name = "freebsd-64"
vif = [ 'mac=00:16:3e:00:01:64, bridge=bridge0, type=ioemu, model=ne2k_pci' ]
device_model = '/usr/pkg/libexec/qemu-dm'
disk = [
    'file:/home/xen/freebsd/64/6.4/disk,ioemu:hda,w',
#    'file:/home/tege/6.4-RELEASE-amd64-disc1.iso,ioemu:hdc:cdrom,r'
]
boot='c'
#boot='d'
pae = 1
usb=1
usbdevice='tablet'
The #-marked lines need to be uncommented for installation.

It seems that using a mac address not starting with 00:16:3e makes NetBSD/Xen confused (sic!). It seems that the default simulated network card is unreliable, therefore the need for the ne2k_pci moniker.

I have made some progress with 8.1 amd64 too, with a custom kernel. It boots, but the installation is not yet robust.
 

vtypal

New Member

Thanks: 3
Messages: 7

#13
fwaggle said:
Good news everyone!

Code:
panic: HYPERVISOR_update_va_mapping(((unsigned long)(va)), (pa |
0x002 | 0x001 | pgeflag | pmap_cache_bits(mode, 0)), UVMF_INVLPG| 
UVMF_ALL) < 0: /usr/src/sys/i386/xen/pmap.c:1269
cpuid = 0
This particular panic with i386 kernels >8.0-R can be fixed by removing atkbd (I removed atkbdc + kbdmux too, not sure if that's necessary though) from your kernel, then booting from the updated kernel.
Thank you! Removing atkbd + atkbdc + kbdmux worked also for me. I also removed INVARIANTS, INVARIANT_SUPPORT, WITNESS and WITNESS_SKIPSPIN to improve performance.

Do you get the following notification about every 3 minutes in your terminal?

Code:
# [XEN] hypervisor wallclock nudged; nudging TOD.
It seems to be generated by the rev.193033. My domu clock it seems to work fine, although I do not know how to stop them (add a comment?).
 

fwaggle

Member

Thanks: 6
Messages: 62

#14
vtypal said:
Thank you! Removing atkbd + atkbdc + kbdmux worked also for me. I also removed INVARIANTS, INVARIANT_SUPPORT, WITNESS and WITNESS_SKIPSPIN to improve performance.
nox via #bsdcode was the one who figured it out. He also learned later that the fix for that problem was in -CURRENT the entire time, but it can be reversed because apparently in -CURRENT that whole section of code is replaced anyway.

He and a developer on the freebsd-xen mailing list asked if I could try boot a -CURRENT kernel with the "fix" reverted, and it exploded on boot in a different place, so I went back to my *kbd*-less kernel and it's been running fine ever since. I was going to post the backtrace from -CURRENT to the freebsd-xen mailing list, but it seems like every time I go to post on a FreeBSD mailing list my posts I stick my foot in my mouth, and laziness eventually won out.

It's spontaneously blown up on me once when I left nload running (nload has garbage in the interface name too, which might be related, but I can't be bothered tracking the issue down), but other than that I have a Mumble server on that box that's been chugging along for a couple weeks now.

Do you get the following notification about every 3 minutes in your terminal?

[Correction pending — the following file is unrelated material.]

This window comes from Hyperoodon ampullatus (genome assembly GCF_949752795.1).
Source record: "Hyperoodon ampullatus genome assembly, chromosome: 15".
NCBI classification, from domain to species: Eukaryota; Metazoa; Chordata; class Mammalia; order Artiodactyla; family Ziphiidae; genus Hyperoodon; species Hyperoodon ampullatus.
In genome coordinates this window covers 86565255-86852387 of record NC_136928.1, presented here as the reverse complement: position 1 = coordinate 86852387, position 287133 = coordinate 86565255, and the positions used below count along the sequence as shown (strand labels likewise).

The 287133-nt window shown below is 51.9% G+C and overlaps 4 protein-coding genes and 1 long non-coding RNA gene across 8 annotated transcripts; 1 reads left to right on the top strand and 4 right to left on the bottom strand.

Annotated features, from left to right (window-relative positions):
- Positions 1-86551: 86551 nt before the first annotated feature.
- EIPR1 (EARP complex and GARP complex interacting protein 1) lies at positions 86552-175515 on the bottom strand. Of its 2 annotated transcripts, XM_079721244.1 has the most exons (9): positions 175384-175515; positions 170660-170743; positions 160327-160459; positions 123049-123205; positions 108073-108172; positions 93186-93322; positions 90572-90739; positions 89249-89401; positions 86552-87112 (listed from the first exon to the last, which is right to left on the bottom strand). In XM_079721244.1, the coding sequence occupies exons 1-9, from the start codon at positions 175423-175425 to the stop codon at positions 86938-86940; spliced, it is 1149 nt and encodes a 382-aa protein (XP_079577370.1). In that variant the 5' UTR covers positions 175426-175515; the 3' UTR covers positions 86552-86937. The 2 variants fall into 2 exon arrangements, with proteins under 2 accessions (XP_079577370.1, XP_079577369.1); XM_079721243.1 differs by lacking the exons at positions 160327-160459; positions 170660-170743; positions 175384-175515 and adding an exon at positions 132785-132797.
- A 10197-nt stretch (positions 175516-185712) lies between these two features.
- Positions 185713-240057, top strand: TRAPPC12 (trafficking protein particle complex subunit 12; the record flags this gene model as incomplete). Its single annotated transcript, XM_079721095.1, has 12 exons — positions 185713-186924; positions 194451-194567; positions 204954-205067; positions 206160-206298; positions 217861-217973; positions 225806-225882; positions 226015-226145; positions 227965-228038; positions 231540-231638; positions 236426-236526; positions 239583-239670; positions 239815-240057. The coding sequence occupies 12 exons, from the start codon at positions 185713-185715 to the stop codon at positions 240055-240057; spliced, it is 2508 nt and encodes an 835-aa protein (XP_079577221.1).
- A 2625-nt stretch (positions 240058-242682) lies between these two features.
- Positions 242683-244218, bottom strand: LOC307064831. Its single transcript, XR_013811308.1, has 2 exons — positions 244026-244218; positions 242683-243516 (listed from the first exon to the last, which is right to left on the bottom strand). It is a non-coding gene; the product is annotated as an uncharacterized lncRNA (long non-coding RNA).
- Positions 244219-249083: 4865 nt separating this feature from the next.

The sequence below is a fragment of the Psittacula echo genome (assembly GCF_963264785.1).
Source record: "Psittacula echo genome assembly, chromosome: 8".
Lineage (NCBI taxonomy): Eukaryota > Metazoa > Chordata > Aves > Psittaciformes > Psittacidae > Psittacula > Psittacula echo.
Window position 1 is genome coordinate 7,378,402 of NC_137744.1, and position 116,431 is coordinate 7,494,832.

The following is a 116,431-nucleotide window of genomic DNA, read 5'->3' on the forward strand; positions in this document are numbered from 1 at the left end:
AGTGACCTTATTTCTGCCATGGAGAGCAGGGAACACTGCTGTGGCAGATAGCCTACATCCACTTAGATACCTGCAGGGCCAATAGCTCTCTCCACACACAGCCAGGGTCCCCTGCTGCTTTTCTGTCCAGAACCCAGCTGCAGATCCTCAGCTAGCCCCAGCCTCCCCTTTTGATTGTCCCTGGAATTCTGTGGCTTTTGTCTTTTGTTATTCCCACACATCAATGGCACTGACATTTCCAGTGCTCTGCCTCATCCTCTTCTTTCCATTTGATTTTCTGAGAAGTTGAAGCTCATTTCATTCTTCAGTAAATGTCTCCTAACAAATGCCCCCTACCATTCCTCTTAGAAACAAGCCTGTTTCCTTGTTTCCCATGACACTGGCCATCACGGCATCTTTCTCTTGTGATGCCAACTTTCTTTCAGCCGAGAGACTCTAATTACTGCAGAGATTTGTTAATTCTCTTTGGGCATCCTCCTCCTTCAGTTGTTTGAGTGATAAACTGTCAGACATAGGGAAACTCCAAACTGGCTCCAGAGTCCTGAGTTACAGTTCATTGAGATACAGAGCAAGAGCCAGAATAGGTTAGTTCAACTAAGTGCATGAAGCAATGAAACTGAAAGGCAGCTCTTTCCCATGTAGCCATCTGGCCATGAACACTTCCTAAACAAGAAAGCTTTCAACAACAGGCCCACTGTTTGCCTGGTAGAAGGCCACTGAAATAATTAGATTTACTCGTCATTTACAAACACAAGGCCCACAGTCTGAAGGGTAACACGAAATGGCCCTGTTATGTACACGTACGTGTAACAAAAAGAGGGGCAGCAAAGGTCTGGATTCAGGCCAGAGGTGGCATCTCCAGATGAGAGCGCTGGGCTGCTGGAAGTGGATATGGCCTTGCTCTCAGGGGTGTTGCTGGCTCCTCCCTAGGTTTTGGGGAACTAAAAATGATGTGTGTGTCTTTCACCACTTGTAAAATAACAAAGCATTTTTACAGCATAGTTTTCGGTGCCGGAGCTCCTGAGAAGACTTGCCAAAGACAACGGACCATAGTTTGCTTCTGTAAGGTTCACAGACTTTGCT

Code:
# [XEN] hypervisor wallclock nudged; nudging TOD.
It seems to be generated by the rev.193033. My domu clock it seems to work fine, although I do not know how to stop them (add a comment?).
I actually get that closer to every 30 seconds - so annoying I actually commented out the line that generates it in case it blew away something more pertinent in dmesg (in my notes, the notice is generated at sys/i386/xen/clock.c:344). As you said, the clock seems to be working fine, and I don't feel like tracking down the actual cause (I'm not near familiar enough with Xen/FreeBSD). :)

I said I'd mirror my notes on this forum and the Linode wiki, but honestly I keep going back and editing them and putting them in multiple places just seems like way too much effort, so I published them on one of my sites and I'll mirror them when they're a little less turbulent:

http://www.hungryhacker.com/os/freebsd-on-linode/

Hope it helps someone. :)
 

vtypal

New Member

Thanks: 3
Messages: 7

#15
fwaggle said:
Code:
# [XEN] hypervisor wallclock nudged; nudging TOD.
I actually get that closer to every 30 seconds - so annoying I actually commented out the line that generates it in case it blew away something more pertinent in dmesg (in my notes, the notice is generated at sys/i386/xen/clock.c:344). As you said, the clock seems to be working fine, and I don't feel like tracking down the actual cause (I'm not near familiar enough with Xen/FreeBSD). :)
Instead of commenting this line to halt these messages

Code:
# [XEN] hypervisor wallclock nudged; nudging TOD.
I decided to turn on the independent_wallclock in the dom0 side.
For my Centos dom0 I did the following actions (no need to restart):

Code:
# DOMO(CENTOS)
echo '/bin/echo 1 > /proc/sys/xen/independent_wallclock' >> /etc/rc.local
echo 1 > /proc/sys/xen/independent_wallclock
I also turned on the relative mibs on my domU:

Code:
#add the following lines to /etc/sysctl.conf
machdep.disable_rtc_set = 1
machdep.indipendent_wallclock = 1
and voila' the messages stopped appearing in my terminal.